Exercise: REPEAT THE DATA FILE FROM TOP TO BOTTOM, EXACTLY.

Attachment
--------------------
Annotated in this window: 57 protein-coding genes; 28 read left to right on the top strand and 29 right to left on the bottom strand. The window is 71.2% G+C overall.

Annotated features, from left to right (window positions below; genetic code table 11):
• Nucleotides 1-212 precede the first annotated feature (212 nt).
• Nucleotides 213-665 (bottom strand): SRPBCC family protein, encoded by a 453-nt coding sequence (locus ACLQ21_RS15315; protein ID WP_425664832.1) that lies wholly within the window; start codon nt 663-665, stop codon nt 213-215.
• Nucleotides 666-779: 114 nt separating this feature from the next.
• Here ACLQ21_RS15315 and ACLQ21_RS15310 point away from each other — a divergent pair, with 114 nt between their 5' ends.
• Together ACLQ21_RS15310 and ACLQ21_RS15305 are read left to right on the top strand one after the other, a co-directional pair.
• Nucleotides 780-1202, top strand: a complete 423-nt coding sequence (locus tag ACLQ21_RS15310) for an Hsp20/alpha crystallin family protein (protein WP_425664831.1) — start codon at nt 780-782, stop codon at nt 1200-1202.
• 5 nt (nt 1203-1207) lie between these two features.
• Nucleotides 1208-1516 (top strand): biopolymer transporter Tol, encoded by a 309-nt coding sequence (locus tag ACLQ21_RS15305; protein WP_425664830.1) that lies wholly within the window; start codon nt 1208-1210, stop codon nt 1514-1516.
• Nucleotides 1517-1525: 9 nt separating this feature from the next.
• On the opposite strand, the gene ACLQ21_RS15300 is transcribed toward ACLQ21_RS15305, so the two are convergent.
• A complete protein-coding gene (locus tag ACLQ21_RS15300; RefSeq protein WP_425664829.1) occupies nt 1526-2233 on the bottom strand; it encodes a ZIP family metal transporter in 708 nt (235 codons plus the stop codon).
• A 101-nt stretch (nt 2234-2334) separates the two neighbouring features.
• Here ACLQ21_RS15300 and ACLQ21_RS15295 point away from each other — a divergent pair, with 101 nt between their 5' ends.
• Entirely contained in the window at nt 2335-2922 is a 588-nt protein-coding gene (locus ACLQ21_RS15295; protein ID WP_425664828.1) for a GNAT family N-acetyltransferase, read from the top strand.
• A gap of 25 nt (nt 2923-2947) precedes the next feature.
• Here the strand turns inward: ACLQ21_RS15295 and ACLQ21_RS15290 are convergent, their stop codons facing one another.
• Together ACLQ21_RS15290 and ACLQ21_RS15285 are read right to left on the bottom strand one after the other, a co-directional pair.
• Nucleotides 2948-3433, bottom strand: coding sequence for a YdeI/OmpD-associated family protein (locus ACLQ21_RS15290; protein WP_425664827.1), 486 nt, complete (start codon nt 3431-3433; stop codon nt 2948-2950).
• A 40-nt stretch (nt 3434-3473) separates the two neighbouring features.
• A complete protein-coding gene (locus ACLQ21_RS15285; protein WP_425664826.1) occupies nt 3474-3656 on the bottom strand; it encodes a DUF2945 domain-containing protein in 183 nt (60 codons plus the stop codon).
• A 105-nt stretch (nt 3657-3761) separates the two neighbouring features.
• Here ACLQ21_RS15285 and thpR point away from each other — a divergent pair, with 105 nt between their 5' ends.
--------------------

Annotated in this window: 57 protein-coding genes; 28 read left to right on the top strand and 29 right to left on the bottom strand. The window is 71.2% G+C overall.

Annotated features, from left to right (window positions below; genetic code table 11):
• Nucleotides 1-212 precede the first annotated feature (212 nt).
• Nucleotides 213-665 (bottom strand): SRPBCC family protein, encoded by a 453-nt coding sequence (locus ACLQ21_RS15315; protein ID WP_425664832.1) that lies wholly within the window; start codon nt 663-665, stop codon nt 213-215.
• Nucleotides 666-779: 114 nt separating this feature from the next.
• Here ACLQ21_RS15315 and ACLQ21_RS15310 point away from each other — a divergent pair, with 114 nt between their 5' ends.
• Together ACLQ21_RS15310 and ACLQ21_RS15305 are read left to right on the top strand one after the other, a co-directional pair.
• Nucleotides 780-1202, top strand: a complete 423-nt coding sequence (locus tag ACLQ21_RS15310) for an Hsp20/alpha crystallin family protein (protein WP_425664831.1) — start codon at nt 780-782, stop codon at nt 1200-1202.
• 5 nt (nt 1203-1207) lie between these two features.
• Nucleotides 1208-1516 (top strand): biopolymer transporter Tol, encoded by a 309-nt coding sequence (locus tag ACLQ21_RS15305; protein WP_425664830.1) that lies wholly within the window; start codon nt 1208-1210, stop codon nt 1514-1516.
• Nucleotides 1517-1525: 9 nt separating this feature from the next.
• On the opposite strand, the gene ACLQ21_RS15300 is transcribed toward ACLQ21_RS15305, so the two are convergent.
• A complete protein-coding gene (locus tag ACLQ21_RS15300; RefSeq protein WP_425664829.1) occupies nt 1526-2233 on the bottom strand; it encodes a ZIP family metal transporter in 708 nt (235 codons plus the stop codon).
• A 101-nt stretch (nt 2234-2334) separates the two neighbouring features.
• Here ACLQ21_RS15300 and ACLQ21_RS15295 point away from each other — a divergent pair, with 101 nt between their 5' ends.
• Entirely contained in the window at nt 2335-2922 is a 588-nt protein-coding gene (locus ACLQ21_RS15295; protein ID WP_425664828.1) for a GNAT family N-acetyltransferase, read from the top strand.
• A gap of 25 nt (nt 2923-2947) precedes the next feature.
• Here the strand turns inward: ACLQ21_RS15295 and ACLQ21_RS15290 are convergent, their stop codons facing one another.
• Together ACLQ21_RS15290 and ACLQ21_RS15285 are read right to left on the bottom strand one after the other, a co-directional pair.
• Nucleotides 2948-3433, bottom strand: coding sequence for a YdeI/OmpD-associated family protein (locus ACLQ21_RS15290; protein WP_425664827.1), 486 nt, complete (start codon nt 3431-3433; stop codon nt 2948-2950).
• A 40-nt stretch (nt 3434-3473) separates the two neighbouring features.
• A complete protein-coding gene (locus ACLQ21_RS15285; protein WP_425664826.1) occupies nt 3474-3656 on the bottom strand; it encodes a DUF2945 domain-containing protein in 183 nt (60 codons plus the stop codon).
• A 105-nt stretch (nt 3657-3761) separates the two neighbouring features.
• Here ACLQ21_RS15285 and thpR point away from each other — a divergent pair, with 105 nt between their 5' ends.